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Posted on Apr 9, 2015 in Blog, Lego

Little Brick Township Is Back…

Little Brick Township Is Back…

…and better than ever!

The front of Little Brick Township in its new home.

The front of Little Brick Township in its new home.

After spending weeks wrapping and packing Little Brick Township for the big move from Albany to New York City, it took surprisingly little time for me to set up the buildings and roads in their new home. Because the new apartment is a loft with one huge living room/dining room/two offices/studio space, I was able to combine two tables and two file cabinets to make a much larger space for the township to spread out.

Side view of Little Brick Township from the Transit Center.

Side view of Little Brick Township from the Transit Center.

On the other hand, the one unified space means I can’t display more than one theme at a time, so my entire Winter Village set-up is for sale.

Right away, I added two new road plates and the new modular Detective Office. The core of the town remains the same, but the Detective Office and the Palace Cinema are now across the street, along with the Transit Center. The Haunted Mansion (which has served in various incarnations as an Adult Entertainment Center, a Wellness Center, and a Public Library) used to be at the edge of town with the Palace Cinema, but the Cinema now features more family friendly fare (as soon as I get “Gomorra” off the marquee), and the Haunted Mansion is now next to the train station. Beyond these two buildings are the rural houses and campsites that one day I hope to establish as a writing retreat.

The Suburbs.

The Suburbs.

Tomorrow, I’m showing pictures of Little Brick Township to the students at Hommocks Middle School in Mamaroneck, New York. If they’re anything like my seventh graders in Schenectady, I expect a lot of Lego-related questions. This literal exercise in world-building is a great demonstration of the kind of thought that goes into the writing of a novel, because even a contemporary realistic novel takes place within a world that has a unique appearance and set of rules that need to affect, and be affected by, the emotions, relationships, and actions of the characters.

The back side of Little Brick Township.

The back side of Little Brick Township.

Little Brick Township is one of several Lego municipalities on Instagram. Some of the builders highlight their original creations, or MOCs, and may have channels on YouTube when they describe their building techniques and offer tours of their Lego towns. The Lego Neighborhood Book, by Brian and Jason Lyles, is an excellent introduction for those of you who want to focus on creating different kinds of buildings for your town. I’ve bought a couple of Creator Bike Shop sets, with the goal of using the parts to build my first MOC townhouse this summer, when I’ll be back from Portugal and, with Surviving Santiago launched, hopefully have more time to develop my skills as a MOC builder.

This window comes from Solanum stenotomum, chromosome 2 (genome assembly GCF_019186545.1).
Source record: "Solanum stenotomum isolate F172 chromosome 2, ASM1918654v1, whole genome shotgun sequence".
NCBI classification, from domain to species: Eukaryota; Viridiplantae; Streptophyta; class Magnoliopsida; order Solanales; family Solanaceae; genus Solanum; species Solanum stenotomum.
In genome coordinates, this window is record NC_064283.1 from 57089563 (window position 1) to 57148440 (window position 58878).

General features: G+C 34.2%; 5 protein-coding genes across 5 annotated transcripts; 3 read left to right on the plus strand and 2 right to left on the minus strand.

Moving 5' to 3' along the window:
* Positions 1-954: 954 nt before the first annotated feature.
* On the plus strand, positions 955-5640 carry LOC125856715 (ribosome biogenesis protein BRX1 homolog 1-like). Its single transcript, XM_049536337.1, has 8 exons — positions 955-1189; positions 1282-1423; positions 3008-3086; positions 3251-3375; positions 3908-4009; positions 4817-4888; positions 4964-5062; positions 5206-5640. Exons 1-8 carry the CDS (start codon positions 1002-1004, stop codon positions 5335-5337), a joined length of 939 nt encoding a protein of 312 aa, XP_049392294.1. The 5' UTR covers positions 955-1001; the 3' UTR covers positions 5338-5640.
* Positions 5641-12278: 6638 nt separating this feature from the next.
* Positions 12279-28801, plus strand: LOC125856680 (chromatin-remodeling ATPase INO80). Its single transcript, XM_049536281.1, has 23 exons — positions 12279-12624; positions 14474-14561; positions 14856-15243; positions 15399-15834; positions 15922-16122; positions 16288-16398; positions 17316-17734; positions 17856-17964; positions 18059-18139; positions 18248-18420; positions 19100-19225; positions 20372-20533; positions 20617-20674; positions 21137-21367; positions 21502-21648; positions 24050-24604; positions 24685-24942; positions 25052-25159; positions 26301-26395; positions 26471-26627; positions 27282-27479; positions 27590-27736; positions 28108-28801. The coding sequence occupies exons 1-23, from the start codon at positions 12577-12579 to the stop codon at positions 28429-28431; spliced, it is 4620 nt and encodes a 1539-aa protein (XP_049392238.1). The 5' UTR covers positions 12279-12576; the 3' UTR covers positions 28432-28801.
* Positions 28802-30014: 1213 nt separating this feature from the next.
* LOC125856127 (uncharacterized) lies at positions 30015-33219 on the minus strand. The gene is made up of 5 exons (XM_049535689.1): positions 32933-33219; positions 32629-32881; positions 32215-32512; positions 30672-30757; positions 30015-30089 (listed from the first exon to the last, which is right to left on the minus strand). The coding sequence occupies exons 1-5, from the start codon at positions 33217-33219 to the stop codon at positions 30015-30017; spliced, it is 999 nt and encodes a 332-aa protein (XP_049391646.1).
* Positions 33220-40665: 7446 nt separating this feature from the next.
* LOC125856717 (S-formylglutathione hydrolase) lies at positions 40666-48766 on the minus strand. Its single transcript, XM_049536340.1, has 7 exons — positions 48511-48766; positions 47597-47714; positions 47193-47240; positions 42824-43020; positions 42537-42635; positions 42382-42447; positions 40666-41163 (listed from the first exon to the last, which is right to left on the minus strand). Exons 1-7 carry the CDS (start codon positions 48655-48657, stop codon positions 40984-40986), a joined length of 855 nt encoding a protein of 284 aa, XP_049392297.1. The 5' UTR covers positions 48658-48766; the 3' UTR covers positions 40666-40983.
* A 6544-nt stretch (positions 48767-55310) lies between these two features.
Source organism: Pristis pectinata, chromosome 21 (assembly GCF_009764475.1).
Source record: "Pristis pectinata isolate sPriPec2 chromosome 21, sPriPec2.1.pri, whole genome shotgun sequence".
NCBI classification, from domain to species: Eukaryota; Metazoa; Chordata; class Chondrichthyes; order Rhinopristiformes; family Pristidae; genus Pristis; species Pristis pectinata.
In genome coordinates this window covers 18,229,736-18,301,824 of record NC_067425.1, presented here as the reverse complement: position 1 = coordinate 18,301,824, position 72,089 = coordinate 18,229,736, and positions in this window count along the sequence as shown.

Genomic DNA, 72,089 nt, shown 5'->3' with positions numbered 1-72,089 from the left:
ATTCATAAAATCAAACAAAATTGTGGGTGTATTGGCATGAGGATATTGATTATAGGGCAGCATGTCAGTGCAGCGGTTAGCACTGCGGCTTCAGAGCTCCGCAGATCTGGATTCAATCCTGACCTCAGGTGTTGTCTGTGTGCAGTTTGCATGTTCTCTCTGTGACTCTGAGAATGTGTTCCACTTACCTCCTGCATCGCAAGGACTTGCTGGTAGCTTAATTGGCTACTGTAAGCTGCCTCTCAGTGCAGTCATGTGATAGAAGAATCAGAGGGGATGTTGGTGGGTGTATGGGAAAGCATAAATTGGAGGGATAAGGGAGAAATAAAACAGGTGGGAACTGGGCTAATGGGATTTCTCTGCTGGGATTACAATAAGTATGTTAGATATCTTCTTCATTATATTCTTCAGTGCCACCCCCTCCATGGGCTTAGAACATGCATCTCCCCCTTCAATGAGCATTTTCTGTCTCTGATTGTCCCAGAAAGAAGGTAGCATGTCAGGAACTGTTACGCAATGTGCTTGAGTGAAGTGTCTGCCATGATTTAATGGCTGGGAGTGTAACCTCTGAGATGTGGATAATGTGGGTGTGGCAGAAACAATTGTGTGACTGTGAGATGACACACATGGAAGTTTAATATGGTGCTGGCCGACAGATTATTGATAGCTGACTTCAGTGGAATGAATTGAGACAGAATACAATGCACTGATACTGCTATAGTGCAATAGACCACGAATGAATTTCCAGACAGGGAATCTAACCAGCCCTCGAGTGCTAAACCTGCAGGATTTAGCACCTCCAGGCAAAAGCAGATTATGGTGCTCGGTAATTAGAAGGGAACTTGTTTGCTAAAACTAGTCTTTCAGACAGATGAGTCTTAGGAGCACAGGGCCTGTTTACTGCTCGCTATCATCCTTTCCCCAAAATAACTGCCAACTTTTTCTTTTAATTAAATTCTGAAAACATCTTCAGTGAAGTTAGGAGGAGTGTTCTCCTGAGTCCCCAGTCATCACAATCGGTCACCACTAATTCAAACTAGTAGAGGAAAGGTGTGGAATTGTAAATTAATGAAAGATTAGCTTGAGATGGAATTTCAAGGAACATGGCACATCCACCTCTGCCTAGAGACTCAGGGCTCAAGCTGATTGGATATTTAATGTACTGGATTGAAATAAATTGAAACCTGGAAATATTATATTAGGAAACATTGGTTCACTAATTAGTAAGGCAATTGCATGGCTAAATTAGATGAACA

Signing my sig fig's cast after her return from Brickland and her accident there.

Signing my sig fig’s cast after her return from Brickland and her accident there.

However, I consider myself more of a storyteller who uses my town as the backdrop for my characters, minifigures, to act out their lives. There are several of us who do this on Instagram, and we’ve started to incorporate each other’s “sig figs,” or signature figures, into our stories. One was of telling who the storytellers are on Instagram is that we name our towns. Besides Little Brick Township, you can find Brickland, Wackyville, and Studsboro, among others. Each town has its own character as well. @thecourtous’s Brickland, for instance, can be a dark, dangerous place, where storms blow up and intrigues quickly turn deadly (RIP Mrs. Scratchenpost). A runaway car left my sig fig with a broken leg, and a pregnant sig fig lost her baby in the same crash.

Don't you hate it when the letters fall off your sign?

Don’t you hate it when the letters fall off your sign?

I like to find the drama, humor, and irony in ordinary life in Little Brick Township. Readers of this blog have met the corrupt politicians and followed the breakup of baggage-laden Pubrickster Prize-winning journalist Patricio and his girlfriend, Karlijn.

Sometimes, though, I revel in the silly — which also turns out to be quite popular on Instagram. For instance, the Detective Office build has a large sign for a pool hall. And you know, sometimes signs lose their letters. And, as one of my Instagram commenters pointed out, maybe the building owner should have consulted Angie’s List before hiring a contractor to fix it. This picture won the Picture of the Day from the @ToyHumor Instagram page.

I hope you enjoy Little Brick Township in its new home as much as I do!

Don't you hate it when the guy you hire to fix the problem only makes it worse?

Don’t you hate it when the guy you hire to fix the problem only makes it worse?

5 Comments

  1. I know it’s not as much space as you’d like Lyn, but it looks fabulous.

    • I’m pleased with the space I have for my main build, even if it means losing the smaller Winter Village. I just need to find a good home for it.

    • I’ll check the video out. Thank you, Linda!

  2. Congratulations! I so look forward to all your fttaasnic posts! I’m a Children’s Librarian in MN and am indebted to you for some very wonderful ideas Thank you for sharing! Angie in MN

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